Saturday, February 19, 2011

USAT Publishes Jay's Story

Click here to read Jay's story on the USAT web site.

Thursday, February 10, 2011

humbled, scared and excited

A huge shout out to all of you that sent me just nice responses to my last post(vision quest). I am very humbled by them. When we made this decision, my hope was to inspire others that have been knocked down. If I could help just one person fight back and live a better life, it would be well worth this journey. In just a short couple of weeks, I have received many notes from folks all over the country that have had heart surgery or some other trying circumstance that has affected them or someone close to them. These responses really give me strength. Thank you! My story has been posted to Northwestern medical centers web site and soon there will be a spot on USAT's as well. With more to follow soon.

I have to say that I am pretty nervous about putting this goal out there. It certainly has no guarantees of success. I know how hard this is. It reminds me of the pressure I felt when my parents came to the Hawaii Ironman in 1995. My father is a golf pro and for some reason I was never able to deal with that pressure in Golf. I often tell folks that I like Triathlon because it is primarily a lot of hard work. It is very much harder to choke in Triathlon than at the Game of Golf. In the 1995 Ironman I remember having a pretty good day and as I came down alii Drive on the run, my dad shouted at me, "come on Jay, your only 40min behind Mark Allen, go, go, go!" I went on to finish 52nd overall that year and podium ed in my age group for the first time.

For this quest I am having to work hard on staying focused one day at a time and trying not to get ahead of myself or worry about the outside. To stay aware of my body and it's limitations and continue to make safe improvements along the way.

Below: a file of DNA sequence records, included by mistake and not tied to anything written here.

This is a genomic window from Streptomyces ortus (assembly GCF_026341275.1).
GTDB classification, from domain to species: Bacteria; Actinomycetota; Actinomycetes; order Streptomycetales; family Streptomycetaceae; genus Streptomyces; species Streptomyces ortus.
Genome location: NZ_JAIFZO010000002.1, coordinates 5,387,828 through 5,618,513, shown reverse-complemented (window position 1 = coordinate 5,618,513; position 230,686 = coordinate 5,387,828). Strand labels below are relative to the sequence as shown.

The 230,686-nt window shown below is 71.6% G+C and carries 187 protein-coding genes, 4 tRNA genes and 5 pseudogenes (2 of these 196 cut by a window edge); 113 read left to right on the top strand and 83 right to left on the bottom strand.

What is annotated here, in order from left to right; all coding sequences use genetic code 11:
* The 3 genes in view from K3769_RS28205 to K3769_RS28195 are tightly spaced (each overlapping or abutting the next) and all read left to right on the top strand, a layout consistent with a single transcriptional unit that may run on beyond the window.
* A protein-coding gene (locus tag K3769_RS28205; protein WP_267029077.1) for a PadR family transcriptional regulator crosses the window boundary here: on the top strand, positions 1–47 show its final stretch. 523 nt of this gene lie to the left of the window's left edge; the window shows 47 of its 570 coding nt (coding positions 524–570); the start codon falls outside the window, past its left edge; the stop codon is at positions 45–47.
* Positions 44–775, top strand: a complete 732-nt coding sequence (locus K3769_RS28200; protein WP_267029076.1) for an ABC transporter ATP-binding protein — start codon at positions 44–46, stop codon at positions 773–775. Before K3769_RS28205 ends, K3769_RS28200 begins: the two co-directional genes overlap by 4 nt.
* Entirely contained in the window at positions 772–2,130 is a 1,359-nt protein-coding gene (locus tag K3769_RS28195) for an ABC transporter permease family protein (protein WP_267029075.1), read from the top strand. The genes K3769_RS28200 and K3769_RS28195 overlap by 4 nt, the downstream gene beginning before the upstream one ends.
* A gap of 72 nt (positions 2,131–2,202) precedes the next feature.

The training of course has its ups and downs. some days are good and some are not. I know this is the case with anyone, even folks that don't have my challenges. But so far I am staying focused and being smart with the work that needs to be done. I broke out the Altitude tent(which I have never really used. and I am logging 13-16hrs a week as of now.

a couple of weekends ago brought 30inches of the white stuff to the Bridger Bowl area and redlodge, so the skiing was tremendous. At the cabin it was necessary to break out all the snow vehicles, you know the plow truck, the ATV and the snowmobile( yes they are finally back!. lots of fun and activities as the Browns made the trip up. Matt and I made the Nixon peak skin and ski at dusk! epic. We did the family ski with the Browns at Bridger on Sunday and that was loads of fun as Chloe had her first big powder day! Its hard for a small 5yr old to go through 20inches of powder! funny to see, but she had a blast. Cale was on Sarah's back in the backpack and she was just a trooper, never peeped and I think she even got a couple of naps in! pretty cool. I can't wait until my girls are kicking our butts on the slopes.

This coming weekend Sarah and I are heading to Denver for another couple of Furthur shows at Broomfield Co. And since getting back I have to say these shows where epic! Sue, Paul, Pam and on Saturday my brother Brian, Kevin Welsh and Charo saw what every one including me have been raving about. Certainly Further is the best Dead band since Jerry's death. along with great set lists( check out furthur's web site and a cool intimate venue, at the end of every show Phil Lesh does a Donor rap. Phil had a Liver transplant a number of years ago, which saved his life. Phil talks about a young boy named Cody who told his mom that if anything happens to him, I want to be a organ donor. This is very dear to me since I have a Heart root and valve donated by someone. I am in the process of finding out who's heart part I have inside of me.

On Saturday morning Sarah and I took Adam Weaver up to Eldora for a Skate ski. Great terrain with some real good hills at 9k feet. I think Adam got a great taste of what I say is the best conditioning sport out there.

Adam and Sarah skate skiing at Eldora

Saturday afternoon took Sarah and I for a long run at the boulder reservoir. I had only gone about 1.5hrs for a long run to this point but we ended up logging almost 2.5hrs which was a nice confidence booster for my run endurance. after our workouts both days we had fun eating/drinking in Boulder with foods and atmosphere we don't much of Billings, very cool.

we even went to the parking lot scene on Sunday before our flight back and sold our extra beer and booze like true dead heads. Sarah definitely took charge here shouting out "cheap local beer and whiskey here!" we ended up selling it all!

This week has starting out with good weather so I went outside for a ride! the Pryor loop, thank god,it's been a bunch of indoor riding so far this year. hoping for more good weather to log those outdoor miles.

2011 coachjay's windtraining class

Wednesday, February 2, 2011

Vision Quest